Only one thing mitigated my enthusiasm. I worried that if I began writing about ghosts I would attract them back into my life, which I’d established as a no-fly zone since my marriage.  Then I’d be back in the supernatural soup, which was a lot to manage when you have responsibilities like a husband and a child and a deadline. So I sent a silent request via the ether: any spirits intending to trespass were not welcome, unless they had ideas to contribute for plot and dialogue.

For two months I was a nervous wreck, holed up in my office, deaf to my family; my daughter left claw marks on the locked door. I chain-devoured family-size bags of Werthers butterscotch, courting both cavities and gas. And though I stuck to the story concept as explained by Steven, Laurie and Walter, a thought kept nagging at me: This doesn’t feel like a Steven Spielberg movie. This was no theme park ride. It was gently spooky, a lovely lyrical entente unfolding between a needy human and a housebound ghost. Would he really abandon his usual MO to make a very small film, a miniature instead of a mega-epic?

I turned the script in on time. Initially it was greeted with congratulations and a complimentary fax from Steven (which I would also love to quote, but that paper too turned blank in a year). Then we all got on the phone together for his notes. His big problem was that the film felt kind of…small. He missed the climbing graph of fear and tension. The ghost should be more frightening. (Like, a scary housewife.)

I got to work on revisions, throwing in some gaspy moments, like an unseen hand suddenly roiling the bathwater as the mother lies soaking in the tub, a fire spontaneously erupting, a door opening onto thin air, and the reveal of a horrific trauma in the ghost’s past.  But it still didn’t feel like a Spielberg movie.

In the end, it wasn’t. I waited for notes so I could complete the polish on the script. The word came back that they didn’t know what they wanted. I had done exactly what they thought they wanted. It turned out they wanted the wrong thing. Laurie and Walter wondered if the basic story could be sexier. But sexy wasn’t Steven’s thing, and he moved on to Jurassic Park. I had to move on as well. I was juggling two other script jobs, and a film I’d written and would direct (The Hairy Bird aka All I Wanna Do) had gotten its financing. I asked DreamWorks for, and received, an honorable discharge.

(Years later, I ran into Steven at the sixth grade graduation of our kids from the Ethical Culture School. “By the way,” he grinned, “we’re making your movie.” I phoned my agent: was this true? – “Oh, he’s just saying that. I haven’t heard anything.” Three years after that, What Lies Beneath was released, with Robert Zemeckis directing; it had been rewritten as a sexy ghost story with a scary husband.)

Back to 1996: my breakneck writing marathon was over. As I re-entered the atmosphere and splashed down in my life, my nerves were a tangled mess. For one thing, I badly needed to withdraw from Werthers. And I had no idea how to create calm for myself, in the moments when I wasn’t working or mothering. Unless…

Suddenly I remembered that I had a mantra. My family and I had lived in Paris back in 1990 while making the film Impromptu, when I decided to take up meditation. I received private lessons at the local Transcendental Meditation center. I loathed my teacher, who delivered his instruction robotically (in French of course) with a sneer and eyes half-closed; they flew open whenever I interrupted with a question, as if he had received an unpleasant jolt. I felt he was much better suited to be a waiter than a spiritual teacher. But I was committed to six lessons before he would give me my mantra.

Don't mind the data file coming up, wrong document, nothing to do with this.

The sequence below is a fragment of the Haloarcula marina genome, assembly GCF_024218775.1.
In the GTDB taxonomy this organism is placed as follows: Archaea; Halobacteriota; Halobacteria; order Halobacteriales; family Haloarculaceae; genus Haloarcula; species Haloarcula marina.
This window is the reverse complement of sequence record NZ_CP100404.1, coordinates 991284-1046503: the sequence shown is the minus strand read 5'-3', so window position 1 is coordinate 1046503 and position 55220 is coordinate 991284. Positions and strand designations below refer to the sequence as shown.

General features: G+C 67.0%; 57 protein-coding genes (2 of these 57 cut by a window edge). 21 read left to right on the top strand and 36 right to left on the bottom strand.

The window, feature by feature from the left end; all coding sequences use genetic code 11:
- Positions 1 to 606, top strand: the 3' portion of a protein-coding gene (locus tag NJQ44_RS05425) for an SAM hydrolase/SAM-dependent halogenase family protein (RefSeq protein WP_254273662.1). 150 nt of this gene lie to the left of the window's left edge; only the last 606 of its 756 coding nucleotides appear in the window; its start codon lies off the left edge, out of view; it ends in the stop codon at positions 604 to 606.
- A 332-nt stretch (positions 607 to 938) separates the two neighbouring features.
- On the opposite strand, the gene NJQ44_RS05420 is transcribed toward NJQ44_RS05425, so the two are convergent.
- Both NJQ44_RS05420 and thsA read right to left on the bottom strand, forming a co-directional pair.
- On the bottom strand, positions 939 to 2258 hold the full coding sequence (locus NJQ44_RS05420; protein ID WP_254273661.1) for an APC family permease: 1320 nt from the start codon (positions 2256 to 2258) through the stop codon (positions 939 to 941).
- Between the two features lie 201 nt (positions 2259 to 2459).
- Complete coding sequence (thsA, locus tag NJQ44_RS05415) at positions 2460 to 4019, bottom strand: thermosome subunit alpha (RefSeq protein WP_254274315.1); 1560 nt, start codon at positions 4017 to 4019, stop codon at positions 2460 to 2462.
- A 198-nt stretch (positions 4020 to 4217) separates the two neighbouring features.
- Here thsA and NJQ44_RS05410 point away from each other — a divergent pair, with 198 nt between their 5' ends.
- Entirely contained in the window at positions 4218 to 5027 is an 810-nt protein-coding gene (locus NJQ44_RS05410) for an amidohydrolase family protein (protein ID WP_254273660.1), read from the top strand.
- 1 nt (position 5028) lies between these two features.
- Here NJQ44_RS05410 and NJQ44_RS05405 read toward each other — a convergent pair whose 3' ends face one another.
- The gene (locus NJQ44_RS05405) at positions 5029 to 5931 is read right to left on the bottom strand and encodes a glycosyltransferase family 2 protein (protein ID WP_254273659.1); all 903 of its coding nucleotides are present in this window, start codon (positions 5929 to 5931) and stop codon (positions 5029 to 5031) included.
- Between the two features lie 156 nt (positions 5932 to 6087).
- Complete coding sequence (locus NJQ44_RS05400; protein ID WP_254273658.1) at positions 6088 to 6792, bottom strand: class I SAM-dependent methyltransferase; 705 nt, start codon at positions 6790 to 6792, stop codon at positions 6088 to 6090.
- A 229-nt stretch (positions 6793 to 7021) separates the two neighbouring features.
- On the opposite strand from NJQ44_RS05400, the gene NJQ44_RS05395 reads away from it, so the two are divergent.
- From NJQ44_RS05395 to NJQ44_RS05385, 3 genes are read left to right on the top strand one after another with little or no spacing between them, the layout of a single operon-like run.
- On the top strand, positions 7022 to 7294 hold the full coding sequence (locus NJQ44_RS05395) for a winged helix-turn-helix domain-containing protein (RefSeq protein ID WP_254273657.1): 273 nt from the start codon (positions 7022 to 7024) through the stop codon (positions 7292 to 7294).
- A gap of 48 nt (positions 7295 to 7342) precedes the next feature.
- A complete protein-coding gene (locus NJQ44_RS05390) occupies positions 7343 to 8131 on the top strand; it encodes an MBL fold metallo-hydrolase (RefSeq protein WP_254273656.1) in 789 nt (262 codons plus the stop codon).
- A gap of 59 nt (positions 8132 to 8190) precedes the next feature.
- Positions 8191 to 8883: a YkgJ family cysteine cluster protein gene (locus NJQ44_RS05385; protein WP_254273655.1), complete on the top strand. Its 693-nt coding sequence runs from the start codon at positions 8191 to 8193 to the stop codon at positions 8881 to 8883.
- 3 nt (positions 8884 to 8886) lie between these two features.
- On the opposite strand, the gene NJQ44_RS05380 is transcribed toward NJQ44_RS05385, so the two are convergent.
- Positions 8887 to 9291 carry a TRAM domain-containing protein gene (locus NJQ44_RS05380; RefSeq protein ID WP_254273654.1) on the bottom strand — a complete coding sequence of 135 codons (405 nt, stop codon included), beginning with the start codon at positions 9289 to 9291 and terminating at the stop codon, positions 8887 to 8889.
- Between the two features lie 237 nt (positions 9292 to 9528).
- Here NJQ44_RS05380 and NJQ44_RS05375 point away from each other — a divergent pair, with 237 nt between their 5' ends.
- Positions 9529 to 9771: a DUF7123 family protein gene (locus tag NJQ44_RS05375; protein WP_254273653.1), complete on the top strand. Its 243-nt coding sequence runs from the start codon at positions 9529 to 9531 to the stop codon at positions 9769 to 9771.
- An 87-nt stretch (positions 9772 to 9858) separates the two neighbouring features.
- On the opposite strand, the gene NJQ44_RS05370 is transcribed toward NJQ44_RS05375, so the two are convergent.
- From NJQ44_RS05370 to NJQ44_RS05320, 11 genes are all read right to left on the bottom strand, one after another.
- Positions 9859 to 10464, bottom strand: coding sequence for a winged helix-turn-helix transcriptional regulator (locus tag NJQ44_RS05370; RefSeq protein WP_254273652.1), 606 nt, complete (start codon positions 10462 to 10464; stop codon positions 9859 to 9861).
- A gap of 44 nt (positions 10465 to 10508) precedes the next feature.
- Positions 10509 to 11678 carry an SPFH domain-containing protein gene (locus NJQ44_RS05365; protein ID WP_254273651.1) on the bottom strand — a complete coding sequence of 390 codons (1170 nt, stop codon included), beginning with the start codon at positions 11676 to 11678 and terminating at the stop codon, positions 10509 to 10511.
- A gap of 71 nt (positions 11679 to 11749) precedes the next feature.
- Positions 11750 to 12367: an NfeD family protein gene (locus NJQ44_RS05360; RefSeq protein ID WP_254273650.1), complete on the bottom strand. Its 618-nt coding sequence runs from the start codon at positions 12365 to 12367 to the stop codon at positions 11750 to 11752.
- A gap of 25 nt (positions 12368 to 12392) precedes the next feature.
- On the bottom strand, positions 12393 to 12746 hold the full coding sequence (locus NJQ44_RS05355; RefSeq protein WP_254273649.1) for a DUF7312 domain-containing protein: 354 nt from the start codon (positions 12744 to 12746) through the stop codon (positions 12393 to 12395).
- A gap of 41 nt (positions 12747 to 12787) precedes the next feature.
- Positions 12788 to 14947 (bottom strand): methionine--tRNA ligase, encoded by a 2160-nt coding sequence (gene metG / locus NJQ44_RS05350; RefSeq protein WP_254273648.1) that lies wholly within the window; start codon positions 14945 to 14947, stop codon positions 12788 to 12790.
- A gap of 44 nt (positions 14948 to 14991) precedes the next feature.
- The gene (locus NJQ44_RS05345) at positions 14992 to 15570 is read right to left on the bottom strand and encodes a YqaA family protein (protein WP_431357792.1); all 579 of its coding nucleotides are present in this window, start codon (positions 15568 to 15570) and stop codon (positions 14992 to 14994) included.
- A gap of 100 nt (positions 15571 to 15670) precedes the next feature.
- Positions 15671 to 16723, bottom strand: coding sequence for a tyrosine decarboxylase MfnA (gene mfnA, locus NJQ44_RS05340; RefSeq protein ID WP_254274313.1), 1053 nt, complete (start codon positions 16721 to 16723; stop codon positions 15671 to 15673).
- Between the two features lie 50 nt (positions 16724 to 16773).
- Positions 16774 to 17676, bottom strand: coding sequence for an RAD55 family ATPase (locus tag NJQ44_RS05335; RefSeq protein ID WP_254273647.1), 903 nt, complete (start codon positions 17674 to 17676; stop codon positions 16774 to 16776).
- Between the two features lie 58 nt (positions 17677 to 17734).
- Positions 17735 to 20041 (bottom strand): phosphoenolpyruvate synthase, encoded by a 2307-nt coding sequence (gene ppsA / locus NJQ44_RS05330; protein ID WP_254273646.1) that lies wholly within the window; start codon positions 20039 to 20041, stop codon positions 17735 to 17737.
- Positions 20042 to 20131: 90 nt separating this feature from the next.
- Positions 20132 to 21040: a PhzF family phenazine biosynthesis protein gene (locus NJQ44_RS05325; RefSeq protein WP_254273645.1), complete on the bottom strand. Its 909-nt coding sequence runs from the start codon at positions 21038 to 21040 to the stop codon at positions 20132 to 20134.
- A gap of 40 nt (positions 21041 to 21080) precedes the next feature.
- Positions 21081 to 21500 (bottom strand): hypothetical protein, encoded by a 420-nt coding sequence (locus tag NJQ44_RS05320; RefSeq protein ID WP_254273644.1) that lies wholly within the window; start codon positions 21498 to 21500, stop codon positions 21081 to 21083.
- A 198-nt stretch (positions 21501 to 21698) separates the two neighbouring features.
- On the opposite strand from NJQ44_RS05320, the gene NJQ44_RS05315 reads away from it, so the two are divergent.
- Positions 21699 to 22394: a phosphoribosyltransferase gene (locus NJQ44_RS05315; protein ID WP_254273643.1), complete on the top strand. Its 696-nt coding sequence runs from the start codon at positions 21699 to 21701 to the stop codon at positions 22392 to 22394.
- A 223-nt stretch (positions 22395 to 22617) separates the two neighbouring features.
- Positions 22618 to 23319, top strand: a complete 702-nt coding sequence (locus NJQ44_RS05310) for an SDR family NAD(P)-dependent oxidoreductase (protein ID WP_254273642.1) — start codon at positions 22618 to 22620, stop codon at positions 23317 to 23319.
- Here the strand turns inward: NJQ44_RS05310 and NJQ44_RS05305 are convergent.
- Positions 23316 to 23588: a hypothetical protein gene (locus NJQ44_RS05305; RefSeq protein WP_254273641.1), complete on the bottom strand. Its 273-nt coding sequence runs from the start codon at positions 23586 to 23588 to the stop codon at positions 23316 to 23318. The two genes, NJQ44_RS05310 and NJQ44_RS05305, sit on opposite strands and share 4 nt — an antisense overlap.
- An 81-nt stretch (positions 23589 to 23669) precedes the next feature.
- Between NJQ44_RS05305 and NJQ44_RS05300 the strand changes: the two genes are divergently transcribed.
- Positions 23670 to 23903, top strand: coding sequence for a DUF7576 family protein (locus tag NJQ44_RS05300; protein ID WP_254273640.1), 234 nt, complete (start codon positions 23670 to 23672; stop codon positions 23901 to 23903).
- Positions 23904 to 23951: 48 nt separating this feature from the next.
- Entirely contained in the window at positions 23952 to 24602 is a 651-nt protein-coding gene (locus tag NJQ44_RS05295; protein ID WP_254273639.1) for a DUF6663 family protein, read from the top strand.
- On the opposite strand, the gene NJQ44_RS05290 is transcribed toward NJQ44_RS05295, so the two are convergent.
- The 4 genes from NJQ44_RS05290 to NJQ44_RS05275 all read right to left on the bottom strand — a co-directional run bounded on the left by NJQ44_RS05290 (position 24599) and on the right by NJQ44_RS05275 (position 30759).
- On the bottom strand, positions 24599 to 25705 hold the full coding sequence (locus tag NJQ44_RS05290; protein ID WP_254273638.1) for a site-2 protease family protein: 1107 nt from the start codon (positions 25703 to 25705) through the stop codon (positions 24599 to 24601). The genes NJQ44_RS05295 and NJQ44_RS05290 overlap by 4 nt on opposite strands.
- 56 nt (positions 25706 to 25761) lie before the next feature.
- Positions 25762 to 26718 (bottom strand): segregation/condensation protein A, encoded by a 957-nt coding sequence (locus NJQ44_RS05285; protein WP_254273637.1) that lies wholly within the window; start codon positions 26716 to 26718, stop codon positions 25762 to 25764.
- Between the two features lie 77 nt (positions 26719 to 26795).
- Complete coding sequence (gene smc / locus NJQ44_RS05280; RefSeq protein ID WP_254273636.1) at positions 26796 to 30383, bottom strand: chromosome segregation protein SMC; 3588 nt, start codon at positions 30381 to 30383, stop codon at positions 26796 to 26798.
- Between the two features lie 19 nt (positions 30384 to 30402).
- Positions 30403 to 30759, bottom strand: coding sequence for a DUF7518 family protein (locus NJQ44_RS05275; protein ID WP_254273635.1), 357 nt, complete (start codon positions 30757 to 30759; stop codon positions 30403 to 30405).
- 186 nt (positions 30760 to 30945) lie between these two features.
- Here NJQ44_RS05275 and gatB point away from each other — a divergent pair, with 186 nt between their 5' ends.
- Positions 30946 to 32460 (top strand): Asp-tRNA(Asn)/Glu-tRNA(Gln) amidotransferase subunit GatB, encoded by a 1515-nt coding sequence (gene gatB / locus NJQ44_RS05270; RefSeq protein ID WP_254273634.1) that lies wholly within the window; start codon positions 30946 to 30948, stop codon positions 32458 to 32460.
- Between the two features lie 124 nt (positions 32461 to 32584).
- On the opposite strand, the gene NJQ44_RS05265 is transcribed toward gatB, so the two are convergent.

Finally the day came, and I arrived at his office for the induction ceremony, bearing the symbolic offerings of some oranges and a white silk cloth. We were seated on the rug together half-lotus style (an excruciating position for my knees), when he leaned over and whispered two syllables in my ear. I am pledged never to tell anyone my mantra, but I will say that it has a guttural French r in it.

He announced we would end the ceremony by meditating together. I closed my eyes, feeling impatient to leave and be rid of him, and started silently chanting my new and personalized mantra. And then, suddenly, my thoughts fell away and I found myself seated on the wide wooden floor of an open-air temple. Hanging from the columns, gossamer yellow drapes wavered in the breeze. A cobra came toward me, sliding over the floorboards in silken undulations and pausing in front of me. Though I was terrified of snakes, this one’s presence seemed perfectly natural and in the order of things. As the cobra lifted its head, a man’s face appeared inches away from mine, blotting out the snake: a long-haired, bearded Indian man; he smiled, opened his mouth, and blew lightly between my eyes.

And with that, the temple disappeared. I was back on the rug with my waiter-teacher, who was looking at me inquiringly. “Alors,” he said, “was that agreeable for you?” I told him what had happened, describing the Indian man and how he huffed on my “third eye.” My teacher’s expression changed to something human like surprise. He got up, fetched a framed photo from a desk drawer, and wordlessly showed it to me. “That’s the man,” I said in amazement. The longhaired gentle-faced Indian man in the photo was my teacher’s guru.

At home, twenty minutes twice a day, I began my meditation practice with great optimism. I felt singled out for specialness by a guru I’d never met, and consequently I expected mucho magical mystery tours whenever I went into trance. Nothing much happened, however. My two daily sessions dwindled to one after a while, and then I stopped altogether, for the same reason so many do: after a while, calm is boring.

But then came Spielberg and the “Untitled Ghost Story” saga: now, in my crazed state, I needed nothingness like nothing else. I dusted off my French mantra, cranked my knees into half a lotus, closed my eyes…. And so began the greatest spiritual adventure of my life.

Unless you count my first acid trip.

(To be continued.)